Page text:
In real terms, when adjusting for CPI (Consumer Price Index) inflation, the rate of house price growth remained in negative territory, having recorded a -1.1% year on year decline in April (May CPI data not yet available), albeit a diminished rate of real deflation from the -2.4% rate of the previous month.

This real price decline was largely due to the still-slow nominal house price inflation rate of 4.2% year on year in April, while CPI inflation for than month was 5.3%.

The average price of homes transacted in June was R1 112 466.

Examining house price growth on a month on month seasonally-adjusted basis (a better momentum indicator than the year on year calculation) suggests that a period of renewed economic weakness may once again be emerging after a slightly stronger economic performance in the first quarter of 2017.

The housing market can often be a good leading indicator of economic conditions. Up until March 2017, we saw month on month seasonally-adjusted house price growth accelerate after a late-2016 dip. More recently, in April and May, a renewed month on month house price growth slowing has been accompanied by a significant dip in the manufacturing purchasing managers’ index (PMI) after a rise earlier this year.

The SARB (South African Reserve Bank) Leading Business Cycle Indicator had been rising significantly from August 2016 to February 2017, pointing to likely improvement in near term economic growth.

Mildly improved metals commodity prices made such improvement likely via exports and the mining sector, while the end of drought conditions can boost agriculture production.

But the PMI is a more up to date time series than the SARB Leading Indicator, and manufacturing is normally a good indicator of the broader economy’s direction. The key question at present is how the economy has fared very recently in April and May, following the widely publicised cabinet reshuffle of late-March and subsequent ratings agency downgrades. Renewed slowing in month on month house price growth, along with the sharp April dip in the PMI, is an ominous sign, but more April/May economic data is required before drawing hard conclusions.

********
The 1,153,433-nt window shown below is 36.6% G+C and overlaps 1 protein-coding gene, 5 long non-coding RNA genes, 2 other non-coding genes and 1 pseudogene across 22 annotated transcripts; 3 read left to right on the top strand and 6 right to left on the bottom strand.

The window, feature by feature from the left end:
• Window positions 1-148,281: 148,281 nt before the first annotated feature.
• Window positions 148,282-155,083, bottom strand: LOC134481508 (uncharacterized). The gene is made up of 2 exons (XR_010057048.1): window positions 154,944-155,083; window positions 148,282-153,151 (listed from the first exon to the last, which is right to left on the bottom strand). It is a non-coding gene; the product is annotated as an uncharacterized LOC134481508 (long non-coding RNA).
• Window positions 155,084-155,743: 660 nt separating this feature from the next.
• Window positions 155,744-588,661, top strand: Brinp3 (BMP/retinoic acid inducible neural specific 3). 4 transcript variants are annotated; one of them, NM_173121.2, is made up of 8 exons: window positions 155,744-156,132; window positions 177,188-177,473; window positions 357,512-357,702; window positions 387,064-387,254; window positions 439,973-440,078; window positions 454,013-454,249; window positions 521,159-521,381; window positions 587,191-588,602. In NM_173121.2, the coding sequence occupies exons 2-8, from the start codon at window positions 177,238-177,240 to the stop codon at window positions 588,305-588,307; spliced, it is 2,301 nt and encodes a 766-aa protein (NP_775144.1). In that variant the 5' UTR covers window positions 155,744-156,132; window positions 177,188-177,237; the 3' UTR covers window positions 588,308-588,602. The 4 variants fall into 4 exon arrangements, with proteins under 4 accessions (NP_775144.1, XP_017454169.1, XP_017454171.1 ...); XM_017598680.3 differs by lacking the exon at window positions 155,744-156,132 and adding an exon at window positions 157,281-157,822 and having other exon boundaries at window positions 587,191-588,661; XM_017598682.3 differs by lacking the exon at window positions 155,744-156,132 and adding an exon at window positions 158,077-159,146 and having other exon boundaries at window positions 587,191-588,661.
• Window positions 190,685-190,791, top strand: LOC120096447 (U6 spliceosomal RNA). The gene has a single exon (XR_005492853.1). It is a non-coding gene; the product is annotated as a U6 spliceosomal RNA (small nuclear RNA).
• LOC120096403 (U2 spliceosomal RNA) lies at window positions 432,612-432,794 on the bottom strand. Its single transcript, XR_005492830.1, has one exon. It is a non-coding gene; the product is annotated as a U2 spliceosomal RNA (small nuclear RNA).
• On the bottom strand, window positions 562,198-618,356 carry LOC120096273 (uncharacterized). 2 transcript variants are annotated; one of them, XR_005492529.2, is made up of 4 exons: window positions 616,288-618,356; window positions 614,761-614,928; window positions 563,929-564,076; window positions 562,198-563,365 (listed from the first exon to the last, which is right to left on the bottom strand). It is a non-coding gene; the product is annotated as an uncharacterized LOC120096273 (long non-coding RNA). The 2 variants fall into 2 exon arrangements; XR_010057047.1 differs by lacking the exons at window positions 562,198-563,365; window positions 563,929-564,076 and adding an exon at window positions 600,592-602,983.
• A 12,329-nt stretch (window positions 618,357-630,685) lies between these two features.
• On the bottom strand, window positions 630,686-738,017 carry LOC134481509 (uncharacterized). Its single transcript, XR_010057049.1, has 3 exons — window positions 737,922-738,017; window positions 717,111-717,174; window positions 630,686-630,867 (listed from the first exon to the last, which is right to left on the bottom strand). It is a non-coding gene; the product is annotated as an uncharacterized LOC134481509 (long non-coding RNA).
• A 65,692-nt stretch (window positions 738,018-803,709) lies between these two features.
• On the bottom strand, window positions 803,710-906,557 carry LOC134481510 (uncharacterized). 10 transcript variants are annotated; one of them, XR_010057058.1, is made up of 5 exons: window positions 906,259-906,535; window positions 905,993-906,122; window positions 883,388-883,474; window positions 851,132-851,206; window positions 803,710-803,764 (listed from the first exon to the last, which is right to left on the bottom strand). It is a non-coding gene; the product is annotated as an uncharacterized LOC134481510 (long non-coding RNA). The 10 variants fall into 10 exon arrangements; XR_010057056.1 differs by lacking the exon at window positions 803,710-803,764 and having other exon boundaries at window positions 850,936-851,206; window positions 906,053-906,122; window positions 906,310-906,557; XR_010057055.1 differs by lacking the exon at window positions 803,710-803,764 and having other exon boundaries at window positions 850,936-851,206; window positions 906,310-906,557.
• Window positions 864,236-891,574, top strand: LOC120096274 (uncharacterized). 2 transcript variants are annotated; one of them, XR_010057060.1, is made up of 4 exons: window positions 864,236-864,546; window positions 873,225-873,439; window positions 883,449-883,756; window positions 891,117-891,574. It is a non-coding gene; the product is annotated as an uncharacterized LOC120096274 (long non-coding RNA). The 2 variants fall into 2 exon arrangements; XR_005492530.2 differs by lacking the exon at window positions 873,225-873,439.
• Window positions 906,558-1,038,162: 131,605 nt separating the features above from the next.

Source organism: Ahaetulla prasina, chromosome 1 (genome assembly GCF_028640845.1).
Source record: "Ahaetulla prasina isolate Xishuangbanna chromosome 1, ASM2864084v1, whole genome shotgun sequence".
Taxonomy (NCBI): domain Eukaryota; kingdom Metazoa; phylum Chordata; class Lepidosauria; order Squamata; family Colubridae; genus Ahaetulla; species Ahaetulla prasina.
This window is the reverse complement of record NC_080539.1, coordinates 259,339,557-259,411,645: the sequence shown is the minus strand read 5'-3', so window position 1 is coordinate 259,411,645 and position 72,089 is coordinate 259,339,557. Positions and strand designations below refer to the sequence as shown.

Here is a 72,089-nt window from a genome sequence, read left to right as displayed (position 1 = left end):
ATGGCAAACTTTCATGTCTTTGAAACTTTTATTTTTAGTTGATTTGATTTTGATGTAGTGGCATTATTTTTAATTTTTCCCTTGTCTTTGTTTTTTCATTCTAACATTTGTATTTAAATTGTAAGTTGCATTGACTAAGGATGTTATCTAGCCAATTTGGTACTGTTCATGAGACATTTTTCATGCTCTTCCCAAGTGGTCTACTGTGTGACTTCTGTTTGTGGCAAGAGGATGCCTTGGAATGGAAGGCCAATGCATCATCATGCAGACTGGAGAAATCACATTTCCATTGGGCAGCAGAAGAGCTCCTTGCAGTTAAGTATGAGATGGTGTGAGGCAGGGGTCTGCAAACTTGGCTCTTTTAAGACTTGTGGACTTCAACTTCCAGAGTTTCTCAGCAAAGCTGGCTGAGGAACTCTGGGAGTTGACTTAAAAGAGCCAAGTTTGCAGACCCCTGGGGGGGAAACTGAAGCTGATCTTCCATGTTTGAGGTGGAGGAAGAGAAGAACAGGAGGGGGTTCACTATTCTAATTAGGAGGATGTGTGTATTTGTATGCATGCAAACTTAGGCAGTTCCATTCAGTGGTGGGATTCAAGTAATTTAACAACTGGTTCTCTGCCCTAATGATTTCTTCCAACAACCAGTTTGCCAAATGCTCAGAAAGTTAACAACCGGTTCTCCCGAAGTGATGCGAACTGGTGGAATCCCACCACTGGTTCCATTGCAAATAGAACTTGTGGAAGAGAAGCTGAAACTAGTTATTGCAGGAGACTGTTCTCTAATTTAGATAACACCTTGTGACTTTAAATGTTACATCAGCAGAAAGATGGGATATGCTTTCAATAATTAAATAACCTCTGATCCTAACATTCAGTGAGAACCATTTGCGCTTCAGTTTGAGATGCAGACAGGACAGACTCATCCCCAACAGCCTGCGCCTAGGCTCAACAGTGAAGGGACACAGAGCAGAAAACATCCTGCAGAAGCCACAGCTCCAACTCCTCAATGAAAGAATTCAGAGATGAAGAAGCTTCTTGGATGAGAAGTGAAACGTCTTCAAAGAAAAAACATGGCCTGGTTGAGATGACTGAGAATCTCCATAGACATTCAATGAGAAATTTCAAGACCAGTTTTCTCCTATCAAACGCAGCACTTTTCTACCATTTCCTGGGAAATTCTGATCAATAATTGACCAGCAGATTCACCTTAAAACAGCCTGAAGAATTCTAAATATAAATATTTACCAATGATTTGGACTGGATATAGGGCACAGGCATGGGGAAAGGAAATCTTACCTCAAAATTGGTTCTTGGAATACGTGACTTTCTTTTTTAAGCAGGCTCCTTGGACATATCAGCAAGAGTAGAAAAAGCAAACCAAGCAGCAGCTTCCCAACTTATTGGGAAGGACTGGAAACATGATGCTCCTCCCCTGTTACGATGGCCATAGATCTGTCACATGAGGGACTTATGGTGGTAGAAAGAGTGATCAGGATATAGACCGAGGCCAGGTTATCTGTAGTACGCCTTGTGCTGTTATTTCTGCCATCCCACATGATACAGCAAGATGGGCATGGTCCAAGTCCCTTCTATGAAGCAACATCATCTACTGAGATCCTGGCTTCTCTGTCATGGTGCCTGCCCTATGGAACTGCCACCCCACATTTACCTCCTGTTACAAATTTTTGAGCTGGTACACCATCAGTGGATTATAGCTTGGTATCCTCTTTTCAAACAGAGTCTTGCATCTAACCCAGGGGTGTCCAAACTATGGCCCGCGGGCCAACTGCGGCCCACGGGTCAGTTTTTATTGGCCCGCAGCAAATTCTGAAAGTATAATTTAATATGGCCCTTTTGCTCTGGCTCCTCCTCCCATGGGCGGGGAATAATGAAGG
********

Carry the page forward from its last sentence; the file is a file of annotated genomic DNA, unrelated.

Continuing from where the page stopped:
From our May FNB House Price Index, we saw some strengthening in year on year house price growth again in that month, although the rate is still moderate and negative in real terms.

However, a better recent momentum indicator for house prices is the month on month seasonally-adjusted measure. After some resurgence up until March, this measure has once more shown slowing growth in April and May, suggesting that any recent market strengthening may have been destined to be short-lived, and a simultaneous drop in the manufacturing PMI in April may explain this renewed slowing by pointing to a renewed short run dip in the economy’s performance.

We note the improved weather conditions and their potential positive impact on agriculture, along with the potential impact of stronger commodity prices on mining. But we are also aware of the dampening impact of recent ratings downgrades, along with an uncertain political and policy environment, on confidence, and this could contain the magnitude of any economic growth improvement.

The FNB forecast is for real economic growth to be only marginally better at 0.7% in 2017, compared to 0.3% in 2016. We don’t expect this to have a material positive impact on the housing market despite apparent mild first quarter improvement. And the recent slowing in month on month house price growth accompanied by a PMI dip convinces us to maintain our lowly 3% average house price growth forecast for 2017 as a whole.